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CancerGuide: Special Kidney Cancer Section

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SU11248
References: Thalidomide + Interferon
Other Interesting Topics
Thalidomide + Interferon for Metastatic Renal Cell Cancer: Abstracts and Commentary

This annotated bibliography is part of CancerGuide, a web page created by Steve Dunn, a patient, and is part of my review of Thalidomide for the Treatment of Kidney Cancer. My conclusion from these data is that adding interferon to thalidomide does not improve the results of treatment and may well make it more toxic.

Phase II Trial of Thalidomide and Interferon-alpha in Advanced Renal Cell Carcinoma

Kevin P Ridenhour, Dennis Kubinski Diana Stindt M. C Hall Suzanne E Patton Frank M Torti

Proc Am Soc Clin Oncol. [Meeting Abstract]   2002;Abstract 2429

Comprehensive Cancer Center of Wake Forest Univ, Winston-Salem, NC.

Introduction: We report herein the interim results of thalidomide combined with interferon-alpha, both of which have anti-angiogenic properties, in advanced renal cell carcinoma.

Methods: 37 patients with metastatic renal cell carcinoma are to be enrolled with a planned interim analysis after 17 evaluable patients. Interferon-Alpha (Roferon, Roche Labs) was administered at 5 mu sq t.i.w. Thalidomide (Thalomid, Celgene Corp.) was initiated at 100 mg p.o. qhs for 2 wks. The dose of thalidomide was then further escalated by 200 mg q 2 wks to a maximum dose of 1000 mg or grade 3 or 4 toxicities encountered. Patients were assessed with a CT of the C/A/P, bone scan, CXR and, if indicated, brain MRI. After 12 wks of therapy, the patients were reassessed.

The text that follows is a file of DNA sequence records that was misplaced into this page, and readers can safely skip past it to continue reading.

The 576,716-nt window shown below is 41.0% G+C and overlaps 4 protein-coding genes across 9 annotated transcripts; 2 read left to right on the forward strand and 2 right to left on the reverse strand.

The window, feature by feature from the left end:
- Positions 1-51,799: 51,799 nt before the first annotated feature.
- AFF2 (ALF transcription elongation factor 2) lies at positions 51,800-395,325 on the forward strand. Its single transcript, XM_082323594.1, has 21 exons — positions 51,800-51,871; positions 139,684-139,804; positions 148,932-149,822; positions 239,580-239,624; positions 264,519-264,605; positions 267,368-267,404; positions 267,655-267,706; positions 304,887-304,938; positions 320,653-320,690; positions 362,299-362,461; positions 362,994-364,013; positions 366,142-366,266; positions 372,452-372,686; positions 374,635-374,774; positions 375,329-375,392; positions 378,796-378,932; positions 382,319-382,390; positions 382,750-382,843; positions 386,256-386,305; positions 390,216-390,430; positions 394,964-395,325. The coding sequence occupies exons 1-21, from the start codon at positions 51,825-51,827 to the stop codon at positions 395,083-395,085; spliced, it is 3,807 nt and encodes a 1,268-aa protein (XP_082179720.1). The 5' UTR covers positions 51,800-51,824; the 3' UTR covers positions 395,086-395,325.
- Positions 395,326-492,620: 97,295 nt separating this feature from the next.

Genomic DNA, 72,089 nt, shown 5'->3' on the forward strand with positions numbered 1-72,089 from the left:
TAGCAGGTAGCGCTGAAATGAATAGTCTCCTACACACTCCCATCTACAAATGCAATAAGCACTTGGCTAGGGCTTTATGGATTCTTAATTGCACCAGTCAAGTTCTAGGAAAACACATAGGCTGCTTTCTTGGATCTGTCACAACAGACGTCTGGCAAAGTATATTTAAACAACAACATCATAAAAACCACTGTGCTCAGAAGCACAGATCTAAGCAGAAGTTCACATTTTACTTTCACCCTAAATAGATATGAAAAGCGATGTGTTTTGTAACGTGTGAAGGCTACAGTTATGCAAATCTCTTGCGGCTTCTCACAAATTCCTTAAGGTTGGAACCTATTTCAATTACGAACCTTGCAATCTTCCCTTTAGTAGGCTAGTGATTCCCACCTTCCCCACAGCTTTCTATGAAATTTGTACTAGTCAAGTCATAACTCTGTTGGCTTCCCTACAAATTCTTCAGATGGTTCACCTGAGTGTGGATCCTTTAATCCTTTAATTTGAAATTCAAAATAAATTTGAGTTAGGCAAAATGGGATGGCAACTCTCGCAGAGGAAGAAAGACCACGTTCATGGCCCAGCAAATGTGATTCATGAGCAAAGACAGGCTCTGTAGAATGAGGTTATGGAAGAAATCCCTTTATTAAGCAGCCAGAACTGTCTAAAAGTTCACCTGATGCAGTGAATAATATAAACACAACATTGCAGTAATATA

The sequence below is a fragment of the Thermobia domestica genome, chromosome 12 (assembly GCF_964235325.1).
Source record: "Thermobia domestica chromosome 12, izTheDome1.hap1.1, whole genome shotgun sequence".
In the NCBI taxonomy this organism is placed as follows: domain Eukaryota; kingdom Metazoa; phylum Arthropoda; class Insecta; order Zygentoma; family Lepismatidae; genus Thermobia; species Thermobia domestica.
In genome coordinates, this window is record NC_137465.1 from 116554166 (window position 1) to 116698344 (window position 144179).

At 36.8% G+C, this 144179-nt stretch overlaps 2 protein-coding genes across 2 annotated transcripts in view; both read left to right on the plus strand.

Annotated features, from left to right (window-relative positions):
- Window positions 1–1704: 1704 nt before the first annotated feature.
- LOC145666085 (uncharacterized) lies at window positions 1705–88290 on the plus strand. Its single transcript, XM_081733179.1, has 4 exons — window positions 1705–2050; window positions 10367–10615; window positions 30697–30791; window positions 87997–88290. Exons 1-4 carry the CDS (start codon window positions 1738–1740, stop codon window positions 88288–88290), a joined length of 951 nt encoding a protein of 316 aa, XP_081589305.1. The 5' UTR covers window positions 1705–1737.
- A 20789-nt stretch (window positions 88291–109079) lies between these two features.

Results: The median age was 62 years. Performance status was 0 - 2. Measurable disease sites at entry: kidney (14 pts.), lung (17 pts.), adrenal gland (5 pts.), skeletal structures (9 pts.), retroperitoneal nodes (7 pts.), liver (2 pts.) and peritoneum (1 pts.). 25 pts. have been enrolled in this study (6 are not yet evaluable). Within 4 wks of initiation, 1 pt. died of disease complications at 3 wks, 1 was taken off study due to the appearance of a brain metastasis at 1 wk of therapy, and 2 were taken off study due to grade 4 fatigue and somnolence. The remaining 15 pts. received 4 or more weeks of treatment. Of these, 3 pts. were taken off study: 1 developed grade 4 fatigue at 5 wks., 1 developed disease progression with new pleural effusions and pulmonary metastasis at 8 wks, and 1 developed CHF at 9 weeks. 2 pts. were taken off thalidomide due to grade 4 somnolence and rash, but continued on interferon. Of the 12 pts. who have completed 12 wks of therapy, no CR or PR have been observed. However, 7 demonstrated SD.

Conclusion: A number of patients who had progressive disease upon study entry stabilized. Further accrual is ongoing. Pharmacokinetic analysis is also underway to evaluate any correlation between plasma thalidomide levels and response or toxicity.

Commentary

This study had no partial or complete remissions in 19 evaluable patients, but there were 7 patients with stable disease after 12 weeks of treatment. This is generally similar to results of the studies with thalidomide alone, some of which had a few partial responses, and others of which had only stable disease. I can see no hint here that adding interferon is making things better.